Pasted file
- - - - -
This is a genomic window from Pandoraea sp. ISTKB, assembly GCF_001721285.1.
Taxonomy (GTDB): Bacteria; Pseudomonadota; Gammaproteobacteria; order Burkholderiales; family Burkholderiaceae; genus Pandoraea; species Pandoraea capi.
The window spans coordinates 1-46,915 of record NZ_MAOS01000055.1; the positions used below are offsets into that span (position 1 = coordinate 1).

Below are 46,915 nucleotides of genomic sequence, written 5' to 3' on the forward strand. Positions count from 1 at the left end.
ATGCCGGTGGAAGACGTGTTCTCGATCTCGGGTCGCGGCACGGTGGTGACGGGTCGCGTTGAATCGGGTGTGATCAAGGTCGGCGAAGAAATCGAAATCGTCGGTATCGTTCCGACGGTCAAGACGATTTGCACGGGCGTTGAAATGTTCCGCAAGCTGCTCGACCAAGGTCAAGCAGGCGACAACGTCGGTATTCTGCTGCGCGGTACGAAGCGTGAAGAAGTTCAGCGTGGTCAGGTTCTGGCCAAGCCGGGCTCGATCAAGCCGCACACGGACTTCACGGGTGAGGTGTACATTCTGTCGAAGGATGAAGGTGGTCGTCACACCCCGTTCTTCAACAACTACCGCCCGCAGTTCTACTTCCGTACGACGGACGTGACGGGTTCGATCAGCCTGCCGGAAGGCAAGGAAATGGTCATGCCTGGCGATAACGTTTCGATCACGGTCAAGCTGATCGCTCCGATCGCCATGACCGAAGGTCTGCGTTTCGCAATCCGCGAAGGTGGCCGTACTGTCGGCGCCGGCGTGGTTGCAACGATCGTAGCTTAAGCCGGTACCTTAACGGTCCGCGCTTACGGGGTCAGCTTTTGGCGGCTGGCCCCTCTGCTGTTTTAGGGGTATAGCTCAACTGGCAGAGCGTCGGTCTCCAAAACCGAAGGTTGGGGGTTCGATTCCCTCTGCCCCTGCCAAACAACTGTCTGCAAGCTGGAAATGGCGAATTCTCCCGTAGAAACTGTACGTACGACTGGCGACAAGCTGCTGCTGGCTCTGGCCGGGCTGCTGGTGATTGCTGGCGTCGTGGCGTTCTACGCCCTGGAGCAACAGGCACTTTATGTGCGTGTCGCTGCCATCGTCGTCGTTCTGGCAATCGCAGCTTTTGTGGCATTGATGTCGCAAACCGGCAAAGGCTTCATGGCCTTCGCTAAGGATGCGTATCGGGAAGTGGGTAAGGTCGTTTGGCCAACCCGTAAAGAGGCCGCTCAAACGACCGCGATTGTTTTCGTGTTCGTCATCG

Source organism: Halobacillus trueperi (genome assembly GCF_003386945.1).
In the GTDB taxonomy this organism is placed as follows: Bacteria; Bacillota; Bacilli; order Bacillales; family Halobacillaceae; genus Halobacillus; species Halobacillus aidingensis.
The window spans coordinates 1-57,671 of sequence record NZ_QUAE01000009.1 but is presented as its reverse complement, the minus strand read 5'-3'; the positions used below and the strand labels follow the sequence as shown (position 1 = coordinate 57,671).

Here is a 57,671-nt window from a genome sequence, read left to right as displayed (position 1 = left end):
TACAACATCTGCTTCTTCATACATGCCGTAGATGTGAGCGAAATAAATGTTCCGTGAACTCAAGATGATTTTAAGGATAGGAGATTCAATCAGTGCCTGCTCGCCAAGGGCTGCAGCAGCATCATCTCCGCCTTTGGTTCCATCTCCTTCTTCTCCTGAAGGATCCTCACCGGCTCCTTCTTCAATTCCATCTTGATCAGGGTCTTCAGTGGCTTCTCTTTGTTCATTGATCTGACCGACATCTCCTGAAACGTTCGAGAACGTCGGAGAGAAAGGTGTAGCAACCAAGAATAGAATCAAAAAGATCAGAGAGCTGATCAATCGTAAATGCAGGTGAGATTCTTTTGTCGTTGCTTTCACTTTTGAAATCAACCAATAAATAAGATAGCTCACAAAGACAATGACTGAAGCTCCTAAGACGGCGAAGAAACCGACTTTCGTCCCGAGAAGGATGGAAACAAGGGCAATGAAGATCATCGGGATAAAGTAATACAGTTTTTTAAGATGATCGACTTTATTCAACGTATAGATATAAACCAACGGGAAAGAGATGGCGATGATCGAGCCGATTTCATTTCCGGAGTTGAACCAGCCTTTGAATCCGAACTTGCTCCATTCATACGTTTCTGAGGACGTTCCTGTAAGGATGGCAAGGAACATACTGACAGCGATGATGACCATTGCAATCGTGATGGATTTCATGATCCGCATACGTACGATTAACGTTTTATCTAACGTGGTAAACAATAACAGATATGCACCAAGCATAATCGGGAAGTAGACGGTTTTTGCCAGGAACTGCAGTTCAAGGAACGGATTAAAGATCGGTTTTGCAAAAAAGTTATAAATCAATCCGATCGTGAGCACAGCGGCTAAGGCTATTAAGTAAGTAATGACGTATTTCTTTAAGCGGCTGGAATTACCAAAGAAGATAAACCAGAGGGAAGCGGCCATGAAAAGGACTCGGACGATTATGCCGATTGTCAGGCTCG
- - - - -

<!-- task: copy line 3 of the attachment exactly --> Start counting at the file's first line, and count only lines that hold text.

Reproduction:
The window spans coordinates 1-46,915 of record NZ_MAOS01000055.1; the positions used below are offsets into that span (position 1 = coordinate 1).